Select Committee on Health Minutes of Evidence

Supplementary memorandum by the Royal College of Nursing (PS23A)


  During the visit of the Health Select Committee to Carlisle on 30 October 2001, the Royal College of Nursing raised concerns about the PFI project at Hexham General Hospital and the proposed reduction in registered and non-registered nursing staff. At the request of the Committee the RCN is pleased to provide further details regarding recent developments at Hexham.

  Hexham General Hospital is part of Northumbria Health Care NHS Trust. The PFI deal reached financial closure in April this year, has a capital value of £30 million and a planned operational date of April 2003.

  The RCN was first advised in September 1999 that the Trust proposed reducing the total number of beds by 22, from 120 to 98. The reduction was to be spread across a range of services, and the treatment of patients with spinal injuries was to be transferred to Middlesbrough in June 2001. One month later the RCN learned that the Trust would be seeking a significant reduction in the nursing workforce.

  The Trust stated that the reason for reducing nursing staff was the new hospital design and the planned introduction of new working practices. The Trust claim that as the new wards will be a triangular design, a reduction in nursing staff can be justified, as less time will be spent walking to reach patients. However, the new design will also result in a significant increase in the number of single rooms. As a result an increase in the number of nursing staff may be required to allow appropriate observation of patients. The critical factor in determining the requirement for nursing staff should be patient dependency.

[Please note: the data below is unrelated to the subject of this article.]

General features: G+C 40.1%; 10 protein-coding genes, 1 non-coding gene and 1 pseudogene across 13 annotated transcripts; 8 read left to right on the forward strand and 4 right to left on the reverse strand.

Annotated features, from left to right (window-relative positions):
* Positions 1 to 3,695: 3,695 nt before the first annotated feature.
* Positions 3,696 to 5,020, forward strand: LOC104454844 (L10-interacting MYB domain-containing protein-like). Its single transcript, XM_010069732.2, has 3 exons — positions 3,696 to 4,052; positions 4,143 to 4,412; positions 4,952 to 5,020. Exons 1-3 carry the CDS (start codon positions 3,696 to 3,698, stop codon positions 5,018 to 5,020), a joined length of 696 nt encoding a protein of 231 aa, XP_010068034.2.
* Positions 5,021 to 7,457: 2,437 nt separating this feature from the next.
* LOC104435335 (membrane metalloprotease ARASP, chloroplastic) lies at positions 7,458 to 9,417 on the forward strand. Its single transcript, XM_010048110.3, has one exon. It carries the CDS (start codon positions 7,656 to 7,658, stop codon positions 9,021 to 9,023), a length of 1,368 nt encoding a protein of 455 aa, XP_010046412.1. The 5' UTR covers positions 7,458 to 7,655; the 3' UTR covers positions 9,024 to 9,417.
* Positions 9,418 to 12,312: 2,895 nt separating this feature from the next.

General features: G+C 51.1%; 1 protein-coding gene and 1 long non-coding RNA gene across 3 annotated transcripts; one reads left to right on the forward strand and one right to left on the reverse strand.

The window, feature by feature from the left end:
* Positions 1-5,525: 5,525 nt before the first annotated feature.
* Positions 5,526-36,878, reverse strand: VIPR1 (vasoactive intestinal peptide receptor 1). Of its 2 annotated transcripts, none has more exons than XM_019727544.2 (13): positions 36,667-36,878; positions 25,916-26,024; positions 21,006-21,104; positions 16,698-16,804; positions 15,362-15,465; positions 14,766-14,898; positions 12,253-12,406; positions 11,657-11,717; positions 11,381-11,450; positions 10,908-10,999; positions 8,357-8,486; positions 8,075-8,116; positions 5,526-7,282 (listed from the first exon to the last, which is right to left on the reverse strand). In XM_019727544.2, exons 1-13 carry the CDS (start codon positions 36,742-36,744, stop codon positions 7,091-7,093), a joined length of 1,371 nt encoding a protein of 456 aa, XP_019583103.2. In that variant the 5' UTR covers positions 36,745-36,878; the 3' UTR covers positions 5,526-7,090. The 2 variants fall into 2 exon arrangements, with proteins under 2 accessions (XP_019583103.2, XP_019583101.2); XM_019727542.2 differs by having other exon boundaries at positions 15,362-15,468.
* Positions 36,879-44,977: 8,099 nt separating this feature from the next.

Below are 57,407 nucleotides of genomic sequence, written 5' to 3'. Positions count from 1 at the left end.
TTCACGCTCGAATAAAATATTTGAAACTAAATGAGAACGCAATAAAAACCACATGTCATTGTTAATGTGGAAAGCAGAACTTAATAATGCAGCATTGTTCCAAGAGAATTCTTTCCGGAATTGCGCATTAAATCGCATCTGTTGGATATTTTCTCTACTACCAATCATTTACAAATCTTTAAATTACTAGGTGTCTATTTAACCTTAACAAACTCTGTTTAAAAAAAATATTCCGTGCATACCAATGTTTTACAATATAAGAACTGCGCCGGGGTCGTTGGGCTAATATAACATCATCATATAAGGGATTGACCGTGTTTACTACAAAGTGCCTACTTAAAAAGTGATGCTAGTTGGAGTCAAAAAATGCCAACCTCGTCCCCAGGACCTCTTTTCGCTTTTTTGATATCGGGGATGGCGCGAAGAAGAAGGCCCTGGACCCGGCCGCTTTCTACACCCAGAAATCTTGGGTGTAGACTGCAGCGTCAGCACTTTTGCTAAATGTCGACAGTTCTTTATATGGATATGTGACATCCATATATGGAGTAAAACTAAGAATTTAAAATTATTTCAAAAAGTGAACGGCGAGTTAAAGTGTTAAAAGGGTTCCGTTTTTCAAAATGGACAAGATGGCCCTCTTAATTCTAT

There has been some involvement of nursing staff in discussions concerning the design of the new hospital. However, it has been clear to staff that the space available for patient services is fixed, and therefore any nursing influence over the design of clinical areas will be limited by space allocation.

  In August 2001 managers met with 9 G grade Sisters, to inform them that a new structure would be imposed to replace their current posts, in a matter of two weeks, with three temporary H grades and 6 F grades. This process has been completed; individual grievances concerning this regarding exercise remain outstanding.

  On the 24 September 2001 management then called a meeting with the remaining registered nursing staff to advise them that they would all need to apply for new posts by 3 October 2001. A formal dispute was lodged following this meeting, on the basis of management's failure to properly consult with staff regarding this proposed major organisational change.

  Discussions are still ongoing in respect of the dispute and the Trust management has held a range of meetings with staff to discuss these issues. However, we are not aware that any revisions have been made to the proposed reduction in the nursing workforce, and it would appear that management are currently not replacing any nursing staff who leave the employ of the Trust.

  The RCN is aware that a £2 million saving is required before the new hospital opens in two years time. We understand from our representatives within the Trust that the forcasted running cost of the new building will be £16.2 million, whereas the running costs of the existing building stand at £18 million. There is strong feeling on the ground that the proposal to reduce the number of nursing posts is related to the desire to achieve the target of lower running costs, and does not adequately address patient care needs.

  The RCN's main concerns are:

    —  Nursing staff numbers may be being reduced to an inappropriate level.

    —  Changes are being made without adequate staff consultation, leading to low workforce morale.

    —  Inappropriate re-grading of posts may be occurring.

    —  These changes are being implemented in order to achieve a reduction in running costs for the new hospital without adequate regard to patient care.

  While it is hard to directly link these events to PFI, these concerns have been reflected in other PFI projects, and support the RCN's position that a comprehensive audit or PFI schemes needs to be undertaken as a matter of urgency.

November 2001

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